a boat for the Bahamas and the Carribean - SailNet Community
 
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post #1 of 6 Old 08-27-2008 Thread Starter
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a boat for the Bahamas and the Carribean

I'm looking for a early 90's boat in the 32-36 range to take 2 -3 month trips. I want to spend around 50K for the boat and another 10 K for whatever it needs to cruise. What to you think about ---

Catalina 34 or 36

Hunter 34

Bene 34, 35, 36

maybe a Pearson or ??

Not too worried about speed. But prefer a nice cabin layout, diving , fishing and island hopping (waiting for nice weather windows aren't a problem)

2 adults and 1 child

Thank you
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post #2 of 6 Old 08-27-2008 Thread Starter
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anyone????
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post #3 of 6 Old 08-27-2008
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my advice - pick the one you like

Some will say you need a "bluewater" cruiser and nothing else is worthy.

Some will say go bigger, some will say go smaller, some will say multi-hull, yadda yadda, you get the picture.

Good reasons can be provided for any of the available choices just as each has drawbacks and negatives.

Find a boat you and your crew like and have at it. Who cares what others feel about your choice.

My wife and I picked up a very well kept Hunter 34 and we are tickled pink with the boat. Others dislike it and think it's a piece of junk. I can live with that. Our boat does everthing WE want!!!!!!!!!!!!!!!!!!!! and certainly is capable of doing the traveling you suggest.
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post #4 of 6 Old 08-27-2008
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Bahamas ....anything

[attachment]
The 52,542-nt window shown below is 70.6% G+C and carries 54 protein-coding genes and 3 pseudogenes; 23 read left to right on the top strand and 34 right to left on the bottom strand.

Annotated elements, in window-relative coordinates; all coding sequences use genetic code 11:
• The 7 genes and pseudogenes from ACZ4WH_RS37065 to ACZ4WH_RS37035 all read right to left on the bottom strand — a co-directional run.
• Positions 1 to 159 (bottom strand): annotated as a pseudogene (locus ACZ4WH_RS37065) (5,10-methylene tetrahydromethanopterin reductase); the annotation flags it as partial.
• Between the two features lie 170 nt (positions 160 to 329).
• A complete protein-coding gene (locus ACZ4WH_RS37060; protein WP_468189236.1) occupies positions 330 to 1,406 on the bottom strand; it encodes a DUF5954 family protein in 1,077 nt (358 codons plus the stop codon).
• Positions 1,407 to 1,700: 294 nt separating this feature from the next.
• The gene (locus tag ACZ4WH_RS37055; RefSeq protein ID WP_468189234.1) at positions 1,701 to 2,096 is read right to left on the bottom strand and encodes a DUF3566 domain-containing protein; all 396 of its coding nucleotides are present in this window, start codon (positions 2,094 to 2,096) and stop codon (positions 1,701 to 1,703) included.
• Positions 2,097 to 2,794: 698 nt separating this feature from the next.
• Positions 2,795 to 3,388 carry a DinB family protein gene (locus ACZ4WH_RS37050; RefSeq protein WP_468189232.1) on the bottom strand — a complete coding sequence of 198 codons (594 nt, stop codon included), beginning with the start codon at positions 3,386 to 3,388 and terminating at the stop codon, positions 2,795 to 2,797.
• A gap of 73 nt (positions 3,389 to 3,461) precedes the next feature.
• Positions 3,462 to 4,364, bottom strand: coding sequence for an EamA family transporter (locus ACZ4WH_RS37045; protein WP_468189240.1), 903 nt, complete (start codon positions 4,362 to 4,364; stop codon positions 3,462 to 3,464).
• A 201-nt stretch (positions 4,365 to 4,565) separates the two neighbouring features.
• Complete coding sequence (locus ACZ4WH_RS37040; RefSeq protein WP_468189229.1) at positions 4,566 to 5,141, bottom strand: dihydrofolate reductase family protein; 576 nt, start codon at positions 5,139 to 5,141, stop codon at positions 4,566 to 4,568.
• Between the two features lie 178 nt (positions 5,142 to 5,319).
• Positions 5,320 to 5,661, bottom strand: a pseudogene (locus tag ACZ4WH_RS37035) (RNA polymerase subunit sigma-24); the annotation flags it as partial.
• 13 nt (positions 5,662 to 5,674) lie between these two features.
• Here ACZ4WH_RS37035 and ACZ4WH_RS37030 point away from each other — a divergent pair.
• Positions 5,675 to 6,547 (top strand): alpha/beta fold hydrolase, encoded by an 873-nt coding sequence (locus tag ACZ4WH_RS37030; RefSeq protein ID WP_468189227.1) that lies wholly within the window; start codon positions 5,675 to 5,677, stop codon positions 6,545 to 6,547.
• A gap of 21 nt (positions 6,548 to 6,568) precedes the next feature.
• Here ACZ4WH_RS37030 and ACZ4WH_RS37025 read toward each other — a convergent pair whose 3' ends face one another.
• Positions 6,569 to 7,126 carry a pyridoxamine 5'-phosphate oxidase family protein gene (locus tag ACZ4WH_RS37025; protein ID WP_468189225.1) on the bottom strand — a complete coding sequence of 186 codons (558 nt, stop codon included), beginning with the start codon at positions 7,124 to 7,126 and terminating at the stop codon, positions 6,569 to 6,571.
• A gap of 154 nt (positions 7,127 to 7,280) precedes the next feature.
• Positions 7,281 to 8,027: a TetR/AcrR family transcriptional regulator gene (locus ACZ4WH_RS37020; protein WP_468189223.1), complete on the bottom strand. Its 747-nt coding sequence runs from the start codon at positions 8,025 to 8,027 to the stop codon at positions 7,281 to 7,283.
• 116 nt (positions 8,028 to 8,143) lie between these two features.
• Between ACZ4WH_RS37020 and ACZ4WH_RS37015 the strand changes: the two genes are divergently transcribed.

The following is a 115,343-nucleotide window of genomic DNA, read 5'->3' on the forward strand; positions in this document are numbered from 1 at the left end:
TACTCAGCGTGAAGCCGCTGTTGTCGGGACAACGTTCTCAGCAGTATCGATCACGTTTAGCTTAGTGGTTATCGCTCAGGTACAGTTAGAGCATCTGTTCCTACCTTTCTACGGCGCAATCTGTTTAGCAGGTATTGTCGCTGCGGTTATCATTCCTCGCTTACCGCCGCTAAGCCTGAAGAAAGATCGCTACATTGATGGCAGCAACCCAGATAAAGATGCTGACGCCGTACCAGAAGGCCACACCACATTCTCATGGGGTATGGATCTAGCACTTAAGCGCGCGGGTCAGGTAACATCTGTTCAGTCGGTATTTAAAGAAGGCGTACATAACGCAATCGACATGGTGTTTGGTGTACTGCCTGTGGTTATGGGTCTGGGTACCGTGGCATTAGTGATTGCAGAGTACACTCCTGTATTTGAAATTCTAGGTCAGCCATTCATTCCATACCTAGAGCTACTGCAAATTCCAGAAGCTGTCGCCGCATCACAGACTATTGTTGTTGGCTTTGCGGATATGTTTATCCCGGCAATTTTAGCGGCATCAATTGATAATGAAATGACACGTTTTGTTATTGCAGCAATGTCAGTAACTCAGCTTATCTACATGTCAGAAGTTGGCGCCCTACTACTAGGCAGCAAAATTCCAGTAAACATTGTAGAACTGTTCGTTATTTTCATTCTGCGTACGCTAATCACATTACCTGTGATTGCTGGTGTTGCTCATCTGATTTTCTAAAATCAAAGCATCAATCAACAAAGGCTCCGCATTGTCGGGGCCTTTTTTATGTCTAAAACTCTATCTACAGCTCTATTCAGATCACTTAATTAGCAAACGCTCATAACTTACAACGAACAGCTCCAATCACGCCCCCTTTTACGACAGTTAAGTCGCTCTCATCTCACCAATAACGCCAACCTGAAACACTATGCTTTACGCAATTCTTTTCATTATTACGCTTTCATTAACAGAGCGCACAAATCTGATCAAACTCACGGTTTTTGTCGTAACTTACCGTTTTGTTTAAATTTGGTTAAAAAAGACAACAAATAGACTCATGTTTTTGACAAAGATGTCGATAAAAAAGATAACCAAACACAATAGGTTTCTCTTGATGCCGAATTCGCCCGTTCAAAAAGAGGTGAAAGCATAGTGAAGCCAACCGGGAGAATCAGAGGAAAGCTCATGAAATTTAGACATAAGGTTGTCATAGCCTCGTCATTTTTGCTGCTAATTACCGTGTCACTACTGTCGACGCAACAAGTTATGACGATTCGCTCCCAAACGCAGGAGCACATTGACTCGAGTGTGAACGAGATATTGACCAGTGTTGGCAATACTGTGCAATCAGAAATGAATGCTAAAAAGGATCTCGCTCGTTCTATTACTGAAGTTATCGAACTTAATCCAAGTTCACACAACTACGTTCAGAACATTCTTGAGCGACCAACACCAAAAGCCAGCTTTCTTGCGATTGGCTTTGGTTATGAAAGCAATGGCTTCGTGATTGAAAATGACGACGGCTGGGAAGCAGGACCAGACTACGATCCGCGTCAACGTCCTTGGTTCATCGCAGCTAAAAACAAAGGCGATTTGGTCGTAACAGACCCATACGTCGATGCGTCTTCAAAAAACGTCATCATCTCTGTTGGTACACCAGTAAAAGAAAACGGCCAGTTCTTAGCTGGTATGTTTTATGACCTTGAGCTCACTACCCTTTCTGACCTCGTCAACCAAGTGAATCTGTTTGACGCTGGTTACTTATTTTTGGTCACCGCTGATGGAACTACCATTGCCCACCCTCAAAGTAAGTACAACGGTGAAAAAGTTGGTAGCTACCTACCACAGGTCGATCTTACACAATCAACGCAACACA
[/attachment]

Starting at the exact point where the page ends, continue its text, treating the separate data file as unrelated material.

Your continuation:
Caribe...get something that will bash to windward without knocking your kidneys up to your tonsils.
You can do the trip to the Caribe in 1 or 2 day jumps but it is windward work and a boat with a lot of hull flex or one that slams coming off 6ft (minimum) seas to windward is DOABLE but will make you never want to do it again. Not so much build quality issue as a sailing quality issue.
In my view...the Pearson will be the best boat for the job but the least appealing interior and cockpit wise.

No longer posting. Reach me by PM!
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post #5 of 6 Old 08-28-2008
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Similar boats with similar price and quality. Hard to say ...


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post #6 of 6 Old 08-28-2008
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Devil,

All of the boats you've listed can take you where you want to go. Perhaps you should now start focusing on the features you want your boat to have. Once decided upon, you can then start looking at your choices with a more critical eye.

For example, if I were out shopping for a boat right now to replace my Hunter 30, at a minimum I would look for the following:

Windless, step-down transom, second berth for guests (or child), refrigeration, comfortable cabin and cockpit seating, dodger and bimini, lots of storage, as big a water tank as I can find or a water-maker, ssb, roller furling jib (main if available), plenty of deck space, 4-5 ft draft, and something I can single hand easily. The list is almost endless and as you pound the docks looking at boats, you'll discover lots of stuff I've neglected to mention.

The point I'm trying to make is once you have a good idea what your ideal boat should encompass, you'll be better prepared to pull the trigger when you find the "right" one. Remember, don't buy any used boat without having it surveyed first.

Good luck!
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